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More information about Motor Neurone Disease

Ruth Adorian has Motor Neurone Disease Credit: ITV Border

Ruth Adorian from Windemere has Motor Neurone Disease.

Along with her husband Paul, Ruth has set up the Association for the Independence of Disabled People charity to support people living with the rare condition.

For more information, click here to visit the website.

Motor neurone disease is when specialist nerve cells in the brain and spinal cord fail to function correctly.

Motor neurones control important muscle activity, such as:

  • gripping
  • walking
  • speaking
  • swallowing
  • breathing

People with the rare condition will find some or all of these activities increasingly difficult.

More information about the disease can be found on the NHS Choices website.

Further advice and support can be found at the following webpages:


Campaign to raise almost £450,000 for a drug trial

Ruth Adorian has Motor Neurone Disease Credit: ITV Border

A woman from Windermere who has Motor Neurone Disease hopes to raise almost half a million pounds for a clinical drug's trial.

Ruth Adorian and her husband, hope the drug Liraglutide will help those with the muscle wasting condition and are supporting research at Lancaster University.

The drug is currently used to treat diabetes but it is thought that it could also help ease the symptoms of Motor Neurone Disease.

Ruth and her husband Paul have already raised £100,00 but they're hoping to raise £450,000 in total in order for the drug's trial to go ahead.

Despite her condition, Ruth is a director of a number of companies and along with her husband Paul she set up a charity - the Association for the Independence of the Disabled.

The organisation was launched to provide a focus for the needs of the ever-increasing number of disabled people who still, all too often, have difficulties in accessing even the most basic facilities in the course of their lives, particularly where severe disability is concerned.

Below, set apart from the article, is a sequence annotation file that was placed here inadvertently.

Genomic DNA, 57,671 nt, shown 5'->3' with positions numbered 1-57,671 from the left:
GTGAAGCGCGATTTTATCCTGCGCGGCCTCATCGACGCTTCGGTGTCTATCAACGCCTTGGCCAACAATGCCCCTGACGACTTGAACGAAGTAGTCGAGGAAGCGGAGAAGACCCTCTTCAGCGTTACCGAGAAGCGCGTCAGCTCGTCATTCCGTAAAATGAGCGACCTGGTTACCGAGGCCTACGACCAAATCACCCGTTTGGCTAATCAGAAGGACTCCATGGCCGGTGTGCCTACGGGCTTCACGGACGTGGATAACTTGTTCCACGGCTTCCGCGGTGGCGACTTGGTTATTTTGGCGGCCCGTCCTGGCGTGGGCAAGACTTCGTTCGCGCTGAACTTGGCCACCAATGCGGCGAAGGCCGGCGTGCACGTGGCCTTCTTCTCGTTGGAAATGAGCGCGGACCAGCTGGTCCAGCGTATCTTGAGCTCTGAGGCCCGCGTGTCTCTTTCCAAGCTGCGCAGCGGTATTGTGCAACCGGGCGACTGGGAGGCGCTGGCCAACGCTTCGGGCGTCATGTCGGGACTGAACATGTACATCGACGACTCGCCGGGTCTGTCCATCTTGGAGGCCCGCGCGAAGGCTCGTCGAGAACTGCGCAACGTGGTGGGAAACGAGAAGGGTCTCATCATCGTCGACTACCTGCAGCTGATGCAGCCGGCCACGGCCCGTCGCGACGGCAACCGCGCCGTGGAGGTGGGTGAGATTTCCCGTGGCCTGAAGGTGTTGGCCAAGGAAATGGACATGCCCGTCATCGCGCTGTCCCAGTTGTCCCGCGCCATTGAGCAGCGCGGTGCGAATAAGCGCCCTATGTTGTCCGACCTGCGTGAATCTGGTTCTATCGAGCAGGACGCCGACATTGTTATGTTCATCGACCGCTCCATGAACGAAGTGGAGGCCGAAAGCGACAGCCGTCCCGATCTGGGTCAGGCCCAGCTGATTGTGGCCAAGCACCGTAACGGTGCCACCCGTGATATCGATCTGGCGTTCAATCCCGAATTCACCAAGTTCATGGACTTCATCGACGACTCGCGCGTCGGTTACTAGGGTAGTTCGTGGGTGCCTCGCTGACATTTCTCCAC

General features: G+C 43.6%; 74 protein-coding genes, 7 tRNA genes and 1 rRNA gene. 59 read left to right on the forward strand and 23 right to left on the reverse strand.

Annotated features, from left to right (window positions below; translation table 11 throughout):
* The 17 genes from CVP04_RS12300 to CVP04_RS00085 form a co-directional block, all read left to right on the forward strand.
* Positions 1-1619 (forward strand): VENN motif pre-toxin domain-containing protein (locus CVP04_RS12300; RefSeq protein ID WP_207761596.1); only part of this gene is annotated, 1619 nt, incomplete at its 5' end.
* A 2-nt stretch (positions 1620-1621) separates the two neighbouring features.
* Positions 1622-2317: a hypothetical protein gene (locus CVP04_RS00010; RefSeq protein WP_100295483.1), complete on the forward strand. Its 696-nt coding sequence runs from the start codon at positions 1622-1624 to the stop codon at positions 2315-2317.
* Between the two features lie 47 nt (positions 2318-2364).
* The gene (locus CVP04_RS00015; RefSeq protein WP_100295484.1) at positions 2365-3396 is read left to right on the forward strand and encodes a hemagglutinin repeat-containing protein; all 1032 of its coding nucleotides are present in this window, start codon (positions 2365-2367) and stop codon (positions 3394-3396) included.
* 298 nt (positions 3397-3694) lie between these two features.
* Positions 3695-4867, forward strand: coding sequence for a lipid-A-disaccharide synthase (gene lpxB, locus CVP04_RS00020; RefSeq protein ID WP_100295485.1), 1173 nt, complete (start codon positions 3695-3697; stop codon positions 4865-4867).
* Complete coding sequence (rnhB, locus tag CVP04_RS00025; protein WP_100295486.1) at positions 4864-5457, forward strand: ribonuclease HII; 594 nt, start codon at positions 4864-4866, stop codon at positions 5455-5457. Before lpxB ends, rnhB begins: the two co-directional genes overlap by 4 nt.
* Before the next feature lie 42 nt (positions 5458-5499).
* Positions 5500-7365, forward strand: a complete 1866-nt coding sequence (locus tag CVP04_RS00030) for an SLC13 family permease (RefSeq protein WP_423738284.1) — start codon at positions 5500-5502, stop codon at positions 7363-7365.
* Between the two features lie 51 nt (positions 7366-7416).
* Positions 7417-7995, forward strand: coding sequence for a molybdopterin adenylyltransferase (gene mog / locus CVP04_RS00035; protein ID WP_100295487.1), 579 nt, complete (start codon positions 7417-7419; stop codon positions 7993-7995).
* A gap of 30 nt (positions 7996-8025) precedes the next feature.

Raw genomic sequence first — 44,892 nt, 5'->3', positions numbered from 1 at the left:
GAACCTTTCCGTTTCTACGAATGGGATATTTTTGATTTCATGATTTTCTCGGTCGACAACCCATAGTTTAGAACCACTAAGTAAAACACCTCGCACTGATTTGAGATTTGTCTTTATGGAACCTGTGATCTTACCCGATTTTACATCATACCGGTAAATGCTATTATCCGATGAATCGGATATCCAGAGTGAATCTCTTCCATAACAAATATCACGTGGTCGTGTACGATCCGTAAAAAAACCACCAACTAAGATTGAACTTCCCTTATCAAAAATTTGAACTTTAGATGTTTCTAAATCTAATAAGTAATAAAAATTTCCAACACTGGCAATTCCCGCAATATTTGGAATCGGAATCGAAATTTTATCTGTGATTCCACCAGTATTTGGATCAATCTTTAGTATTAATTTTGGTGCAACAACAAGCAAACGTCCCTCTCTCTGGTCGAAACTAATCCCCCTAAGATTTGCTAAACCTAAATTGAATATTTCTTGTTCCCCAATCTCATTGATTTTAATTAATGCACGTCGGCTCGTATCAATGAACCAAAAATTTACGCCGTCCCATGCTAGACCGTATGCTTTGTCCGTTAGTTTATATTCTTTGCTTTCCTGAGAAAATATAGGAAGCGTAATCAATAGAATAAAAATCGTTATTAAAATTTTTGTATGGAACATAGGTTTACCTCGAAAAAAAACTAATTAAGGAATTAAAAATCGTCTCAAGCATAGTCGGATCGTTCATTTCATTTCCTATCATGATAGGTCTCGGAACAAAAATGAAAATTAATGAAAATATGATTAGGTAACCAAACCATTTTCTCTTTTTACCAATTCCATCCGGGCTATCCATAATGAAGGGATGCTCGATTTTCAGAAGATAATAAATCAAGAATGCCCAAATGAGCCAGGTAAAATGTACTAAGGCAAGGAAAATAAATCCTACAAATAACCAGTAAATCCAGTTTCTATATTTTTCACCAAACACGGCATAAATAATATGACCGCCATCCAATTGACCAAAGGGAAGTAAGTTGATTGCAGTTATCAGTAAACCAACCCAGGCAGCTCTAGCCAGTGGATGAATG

Fundraiser in memory of Cumberland Infirmary patient

Staff nurse Fiona Smith, Heart Centre sister Caroline Shaw, Kathleen Moses, Rachel Eastham and Hayley Field. Credit: North Cumbria University Hospitals NHS Trust

Staff at the Cumberland Infirmary have raised more than £1,000 in memory of one of their regular patients.

Malcolm Moses, from Carlisle, was a regular patient for more than 20 years.

He raised thousands of pounds for the hospital, by organising a series of fundraising events, and was well known to staff.

Following his death, in November 2014, the staff decided to put on an event to remember him:

Malcolm was such a character, we all knew him and cared about him. He organised several charity events to raise money for the hospital, so on the day of his funeral, we all agreed that we wanted to do something in his memory.”

– Rachel Eastham, sister on the Coronary Care Unit

At a disco, raffle and human bingo event held in Harraby, the team raised £1,111.

Malcolm's family have agreed that the money will go towards refurbishing the staff room at the Coronary Care Unit.

I would like to thank everyone at the hospital for the care Malcolm received over the years, and the kindness everyone showed him. We were so touched that the cardiology staff arranged this event in his memory.”

– Kathleen Moses, Malcolm's sister


Postnatal depression: advice and support

Many women, and their families, experience mental health issues during and after pregnancy.

Support is available, locally, to help and guide new mothers and their families through the stress of pregnancy.

Postnatal depression: the facts

Postnatal depression is more common than many people realise, affecting around one in 10 women after they have given birth.

The NHS says postnatal depresson tends to develop within the first six weeks of giving birth, often becoming more apparent after around six months.

Teenage mothers are at higher risk of developing postnatal depression.

The condition can go unnoticed, with many women unaware of having it.

Symptoms can include low mood, feeling unable to cope and difficulty sleeping.

More information can be found on the NHS website.

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